In the future, the platform will only block leaked content shared by hackers.

Twitter faced major criticism after barring access to a controversial article published by the New York Post. The platform justified its ban by citing its Hacked Materials policy, but that only complicated matters more.

Twitter Tweaks Hacked Materials Rules

Twitter Amends Its Hacked Materials Policy

After a New York Post article about Joe Biden’s son, Hunter, went viral, Twitter restricted access to the story.

The highly controversial article claims to have obtained emails from Hunter’s private laptop. Many fact-checkers expressed concerns over the potentially false evidence presented in the article.

Since the article allegedly contains stolen emails from Hunter’s computer, Twitter decided to take action on the New York Post piece for violating its Hacked Materials policy.

Twitter’s move to block the article’s URL left users concerned over how the platform would respond to leaked material in the future. Its actions implied that Twitter would continue to ban hacked content presented by whistleblowers and investigative journalists.

To address these worries, Twitter decided to change the way it enforces its Hacked Materials rules. Vijaya Gadde, Twitter’s trust and safety lead sent out a series of Tweets describing the new changes.

Gadde noted that blocking hacked material could pose “many unintended consequences to journalists, whistleblowers and others in ways that are contrary to Twitter’s purpose of serving the public conversation.”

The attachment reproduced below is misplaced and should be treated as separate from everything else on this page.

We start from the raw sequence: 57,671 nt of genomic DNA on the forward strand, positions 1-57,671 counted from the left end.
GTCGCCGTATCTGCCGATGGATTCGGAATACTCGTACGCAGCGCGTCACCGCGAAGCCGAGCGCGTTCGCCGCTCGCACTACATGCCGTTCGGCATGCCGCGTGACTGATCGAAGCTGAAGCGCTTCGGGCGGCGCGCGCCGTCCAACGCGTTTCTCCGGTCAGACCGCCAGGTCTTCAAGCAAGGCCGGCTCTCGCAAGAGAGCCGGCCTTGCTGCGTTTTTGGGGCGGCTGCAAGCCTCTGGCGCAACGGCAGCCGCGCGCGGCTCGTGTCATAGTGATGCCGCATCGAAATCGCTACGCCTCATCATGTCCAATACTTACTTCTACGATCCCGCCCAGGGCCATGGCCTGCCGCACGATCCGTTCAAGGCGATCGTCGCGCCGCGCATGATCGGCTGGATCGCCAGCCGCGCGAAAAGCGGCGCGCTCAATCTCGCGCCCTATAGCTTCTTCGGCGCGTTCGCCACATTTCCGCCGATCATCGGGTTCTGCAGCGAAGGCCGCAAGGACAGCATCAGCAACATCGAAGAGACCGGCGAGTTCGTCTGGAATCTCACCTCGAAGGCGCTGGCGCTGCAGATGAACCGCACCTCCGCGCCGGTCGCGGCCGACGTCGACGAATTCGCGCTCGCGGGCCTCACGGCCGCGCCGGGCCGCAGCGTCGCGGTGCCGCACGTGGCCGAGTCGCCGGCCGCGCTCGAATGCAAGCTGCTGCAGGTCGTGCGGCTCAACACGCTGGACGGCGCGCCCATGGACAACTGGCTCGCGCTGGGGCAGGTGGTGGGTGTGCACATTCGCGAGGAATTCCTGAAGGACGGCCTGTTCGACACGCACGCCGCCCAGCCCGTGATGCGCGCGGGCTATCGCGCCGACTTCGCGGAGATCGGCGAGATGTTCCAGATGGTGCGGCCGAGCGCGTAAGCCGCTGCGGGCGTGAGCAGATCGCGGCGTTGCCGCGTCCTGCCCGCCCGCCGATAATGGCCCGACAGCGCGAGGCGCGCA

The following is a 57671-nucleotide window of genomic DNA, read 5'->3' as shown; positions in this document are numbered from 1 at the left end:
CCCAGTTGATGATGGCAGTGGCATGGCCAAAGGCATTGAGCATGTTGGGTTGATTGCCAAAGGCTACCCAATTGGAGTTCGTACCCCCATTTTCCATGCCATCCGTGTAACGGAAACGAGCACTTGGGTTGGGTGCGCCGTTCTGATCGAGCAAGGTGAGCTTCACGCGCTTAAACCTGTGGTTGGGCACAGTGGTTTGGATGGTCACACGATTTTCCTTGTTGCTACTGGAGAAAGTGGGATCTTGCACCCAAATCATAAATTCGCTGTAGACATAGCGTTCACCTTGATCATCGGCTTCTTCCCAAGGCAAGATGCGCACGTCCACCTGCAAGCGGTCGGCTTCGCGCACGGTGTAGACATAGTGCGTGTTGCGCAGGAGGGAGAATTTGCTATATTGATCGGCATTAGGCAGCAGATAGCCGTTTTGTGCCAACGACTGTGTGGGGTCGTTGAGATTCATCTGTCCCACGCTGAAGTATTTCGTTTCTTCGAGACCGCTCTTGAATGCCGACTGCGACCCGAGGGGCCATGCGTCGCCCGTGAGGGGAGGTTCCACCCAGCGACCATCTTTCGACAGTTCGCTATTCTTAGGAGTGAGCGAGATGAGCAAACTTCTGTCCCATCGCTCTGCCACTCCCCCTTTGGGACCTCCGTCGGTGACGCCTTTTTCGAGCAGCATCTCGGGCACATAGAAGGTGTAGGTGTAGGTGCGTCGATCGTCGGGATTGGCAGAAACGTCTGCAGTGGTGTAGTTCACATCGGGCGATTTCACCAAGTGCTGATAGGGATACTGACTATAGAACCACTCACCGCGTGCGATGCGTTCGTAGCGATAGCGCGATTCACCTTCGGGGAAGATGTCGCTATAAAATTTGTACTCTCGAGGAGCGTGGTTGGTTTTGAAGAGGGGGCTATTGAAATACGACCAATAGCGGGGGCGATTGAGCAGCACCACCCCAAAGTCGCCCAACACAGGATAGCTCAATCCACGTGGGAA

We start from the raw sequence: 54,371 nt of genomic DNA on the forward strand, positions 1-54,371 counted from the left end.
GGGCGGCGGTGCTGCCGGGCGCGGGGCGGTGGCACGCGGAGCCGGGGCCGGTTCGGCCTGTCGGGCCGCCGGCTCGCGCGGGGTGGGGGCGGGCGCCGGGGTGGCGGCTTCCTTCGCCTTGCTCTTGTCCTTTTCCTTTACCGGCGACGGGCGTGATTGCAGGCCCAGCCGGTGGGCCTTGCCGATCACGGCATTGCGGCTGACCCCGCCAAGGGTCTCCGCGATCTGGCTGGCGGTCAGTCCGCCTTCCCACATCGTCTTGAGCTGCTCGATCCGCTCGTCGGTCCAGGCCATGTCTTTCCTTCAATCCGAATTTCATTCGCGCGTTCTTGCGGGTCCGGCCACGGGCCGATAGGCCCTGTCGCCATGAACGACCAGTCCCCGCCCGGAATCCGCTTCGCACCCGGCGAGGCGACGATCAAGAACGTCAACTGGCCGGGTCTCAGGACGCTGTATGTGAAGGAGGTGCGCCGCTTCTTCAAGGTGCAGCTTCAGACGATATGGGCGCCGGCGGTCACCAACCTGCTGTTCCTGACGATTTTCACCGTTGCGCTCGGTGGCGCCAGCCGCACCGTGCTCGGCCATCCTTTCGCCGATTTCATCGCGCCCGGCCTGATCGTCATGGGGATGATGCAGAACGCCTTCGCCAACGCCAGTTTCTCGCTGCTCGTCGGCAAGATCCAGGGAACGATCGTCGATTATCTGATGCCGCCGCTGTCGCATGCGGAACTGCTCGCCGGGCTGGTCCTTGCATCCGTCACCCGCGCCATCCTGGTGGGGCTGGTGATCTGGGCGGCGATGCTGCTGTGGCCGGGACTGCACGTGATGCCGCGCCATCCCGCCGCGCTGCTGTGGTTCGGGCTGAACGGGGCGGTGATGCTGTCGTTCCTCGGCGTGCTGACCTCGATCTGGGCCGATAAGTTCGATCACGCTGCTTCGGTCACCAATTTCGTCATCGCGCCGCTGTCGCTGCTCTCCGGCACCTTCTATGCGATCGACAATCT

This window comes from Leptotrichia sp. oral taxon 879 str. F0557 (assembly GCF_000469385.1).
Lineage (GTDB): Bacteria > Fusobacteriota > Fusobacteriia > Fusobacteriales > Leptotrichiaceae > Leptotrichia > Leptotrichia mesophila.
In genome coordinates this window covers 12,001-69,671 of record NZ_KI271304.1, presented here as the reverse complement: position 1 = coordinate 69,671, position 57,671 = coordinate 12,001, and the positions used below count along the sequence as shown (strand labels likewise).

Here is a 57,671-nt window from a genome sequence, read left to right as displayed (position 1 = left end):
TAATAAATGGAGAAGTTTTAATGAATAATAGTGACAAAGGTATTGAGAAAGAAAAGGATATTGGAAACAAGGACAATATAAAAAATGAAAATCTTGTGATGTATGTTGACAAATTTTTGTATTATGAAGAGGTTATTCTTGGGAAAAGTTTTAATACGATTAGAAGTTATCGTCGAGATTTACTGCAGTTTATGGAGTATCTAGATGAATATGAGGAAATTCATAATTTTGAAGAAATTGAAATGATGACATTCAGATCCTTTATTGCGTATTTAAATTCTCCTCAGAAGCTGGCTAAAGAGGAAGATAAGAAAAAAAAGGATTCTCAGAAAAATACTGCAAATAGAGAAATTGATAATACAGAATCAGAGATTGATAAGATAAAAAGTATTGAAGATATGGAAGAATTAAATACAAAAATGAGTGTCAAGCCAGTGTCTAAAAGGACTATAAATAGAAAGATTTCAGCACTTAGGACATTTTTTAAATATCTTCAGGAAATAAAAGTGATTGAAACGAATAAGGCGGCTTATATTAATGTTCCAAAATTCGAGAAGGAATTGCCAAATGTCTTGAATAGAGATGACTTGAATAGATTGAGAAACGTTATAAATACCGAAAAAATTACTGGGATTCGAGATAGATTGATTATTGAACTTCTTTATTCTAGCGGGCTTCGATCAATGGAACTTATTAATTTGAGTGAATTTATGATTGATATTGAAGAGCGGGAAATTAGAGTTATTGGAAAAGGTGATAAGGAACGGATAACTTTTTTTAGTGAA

Twitter originally created the Hacked Materials policy in 2018 to “discourage and mitigate harms associated with hacks and unauthorized exposure of private information.” This is a valid policy, but Twitter will have to enforce it a bit differently from now on.

Gadde continued the thread, and explained the changes coming to Twitter’s response to hacked content. She stated that the platform will only remove hacked content that’s shared by an actual hacker. Twitter will also no longer block URLs—instead, it will add a descriptive label to that Tweet.

Twitter CEO Jack Dorsey also sent out a Tweet about the situation. He said that the “straight blocking of URLs was wrong, and we updated our policy and enforcement” to address the issue.

Despite these changes, Twitter is still barring access to the New York Post article. Brandon Borrman, Twitter’s vice president of global communications sent out a Tweet saying that “the materials in the article still violate our rules on sharing personal private information.”

Twitter’s Private Information policy restricts users from “sharing someone’s private information online without their permission,” which is another rule that the New York Post article breaks.

Twitter’s Serious Response to Controversy

Twitter took notably swift action to tear down the disputed New York Post article. However, Twitter’s actions seemed to have backfired.

By trying to block out a URL, Twitter only drew more attention to the article and to its own actions. Going forward, Twitter should put more trust in its users to determine what they should and shouldn’t access on the web.

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